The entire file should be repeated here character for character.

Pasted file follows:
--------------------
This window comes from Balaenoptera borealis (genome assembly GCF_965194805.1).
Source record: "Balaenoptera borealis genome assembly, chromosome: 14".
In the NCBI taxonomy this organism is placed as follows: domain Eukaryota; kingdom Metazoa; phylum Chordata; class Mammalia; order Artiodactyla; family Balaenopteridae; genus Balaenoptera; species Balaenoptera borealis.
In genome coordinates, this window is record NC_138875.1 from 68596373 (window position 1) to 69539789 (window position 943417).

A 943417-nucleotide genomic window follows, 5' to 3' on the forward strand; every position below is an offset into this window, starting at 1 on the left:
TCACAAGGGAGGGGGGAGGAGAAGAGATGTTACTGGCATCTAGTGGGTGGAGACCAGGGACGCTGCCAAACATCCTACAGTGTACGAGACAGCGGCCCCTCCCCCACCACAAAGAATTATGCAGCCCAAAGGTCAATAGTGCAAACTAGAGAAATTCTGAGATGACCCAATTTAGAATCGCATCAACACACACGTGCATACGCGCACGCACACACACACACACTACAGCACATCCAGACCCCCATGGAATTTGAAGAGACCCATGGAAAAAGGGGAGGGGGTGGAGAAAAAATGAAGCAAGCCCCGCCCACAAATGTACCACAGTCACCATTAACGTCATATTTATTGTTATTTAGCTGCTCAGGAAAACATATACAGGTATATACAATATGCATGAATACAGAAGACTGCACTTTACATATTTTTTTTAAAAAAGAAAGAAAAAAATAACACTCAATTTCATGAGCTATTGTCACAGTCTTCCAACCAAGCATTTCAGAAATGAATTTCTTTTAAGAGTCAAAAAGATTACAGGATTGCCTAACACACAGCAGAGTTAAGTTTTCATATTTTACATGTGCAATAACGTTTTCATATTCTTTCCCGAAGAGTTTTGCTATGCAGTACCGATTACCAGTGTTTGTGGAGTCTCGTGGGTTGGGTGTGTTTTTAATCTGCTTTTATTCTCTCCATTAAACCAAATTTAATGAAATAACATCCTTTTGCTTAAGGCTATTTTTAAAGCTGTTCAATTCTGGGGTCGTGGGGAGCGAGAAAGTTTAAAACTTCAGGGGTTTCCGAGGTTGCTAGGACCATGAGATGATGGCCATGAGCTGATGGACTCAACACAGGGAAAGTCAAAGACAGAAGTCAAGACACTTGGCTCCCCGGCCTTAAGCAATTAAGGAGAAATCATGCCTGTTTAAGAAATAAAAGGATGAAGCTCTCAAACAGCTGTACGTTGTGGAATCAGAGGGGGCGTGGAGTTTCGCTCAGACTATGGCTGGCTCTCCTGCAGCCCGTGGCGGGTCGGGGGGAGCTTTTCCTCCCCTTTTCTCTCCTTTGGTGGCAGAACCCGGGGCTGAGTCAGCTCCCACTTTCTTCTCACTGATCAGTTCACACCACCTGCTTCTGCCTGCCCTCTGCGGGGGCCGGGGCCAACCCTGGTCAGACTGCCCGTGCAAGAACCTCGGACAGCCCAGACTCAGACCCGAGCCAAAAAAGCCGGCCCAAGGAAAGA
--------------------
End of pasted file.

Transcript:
This window comes from Balaenoptera borealis (genome assembly GCF_965194805.1).
Source record: "Balaenoptera borealis genome assembly, chromosome: 14".
In the NCBI taxonomy this organism is placed as follows: domain Eukaryota; kingdom Metazoa; phylum Chordata; class Mammalia; order Artiodactyla; family Balaenopteridae; genus Balaenoptera; species Balaenoptera borealis.
In genome coordinates, this window is record NC_138875.1 from 68596373 (window position 1) to 69539789 (window position 943417).

A 943417-nucleotide genomic window follows, 5' to 3' on the forward strand; every position below is an offset into this window, starting at 1 on the left:
TCACAAGGGAGGGGGGAGGAGAAGAGATGTTACTGGCATCTAGTGGGTGGAGACCAGGGACGCTGCCAAACATCCTACAGTGTACGAGACAGCGGCCCCTCCCCCACCACAAAGAATTATGCAGCCCAAAGGTCAATAGTGCAAACTAGAGAAATTCTGAGATGACCCAATTTAGAATCGCATCAACACACACGTGCATACGCGCACGCACACACACACACACTACAGCACATCCAGACCCCCATGGAATTTGAAGAGACCCATGGAAAAAGGGGAGGGGGTGGAGAAAAAATGAAGCAAGCCCCGCCCACAAATGTACCACAGTCACCATTAACGTCATATTTATTGTTATTTAGCTGCTCAGGAAAACATATACAGGTATATACAATATGCATGAATACAGAAGACTGCACTTTACATATTTTTTTTAAAAAAGAAAGAAAAAAATAACACTCAATTTCATGAGCTATTGTCACAGTCTTCCAACCAAGCATTTCAGAAATGAATTTCTTTTAAGAGTCAAAAAGATTACAGGATTGCCTAACACACAGCAGAGTTAAGTTTTCATATTTTACATGTGCAATAACGTTTTCATATTCTTTCCCGAAGAGTTTTGCTATGCAGTACCGATTACCAGTGTTTGTGGAGTCTCGTGGGTTGGGTGTGTTTTTAATCTGCTTTTATTCTCTCCATTAAACCAAATTTAATGAAATAACATCCTTTTGCTTAAGGCTATTTTTAAAGCTGTTCAATTCTGGGGTCGTGGGGAGCGAGAAAGTTTAAAACTTCAGGGGTTTCCGAGGTTGCTAGGACCATGAGATGATGGCCATGAGCTGATGGACTCAACACAGGGAAAGTCAAAGACAGAAGTCAAGACACTTGGCTCCCCGGCCTTAAGCAATTAAGGAGAAATCATGCCTGTTTAAGAAATAAAAGGATGAAGCTCTCAAACAGCTGTACGTTGTGGAATCAGAGGGGGCGTGGAGTTTCGCTCAGACTATGGCTGGCTCTCCTGCAGCCCGTGGCGGGTCGGGGGGAGCTTTTCCTCCCCTTTTCTCTCCTTTGGTGGCAGAACCCGGGGCTGAGTCAGCTCCCACTTTCTTCTCACTGATCAGTTCACACCACCTGCTTCTGCCTGCCCTCTGCGGGGGCCGGGGCCAACCCTGGTCAGACTGCCCGTGCAAGAACCTCGGACAGCCCAGACTCAGACCCGAGCCAAAAAAGCCGGCCCAAGGAAAGA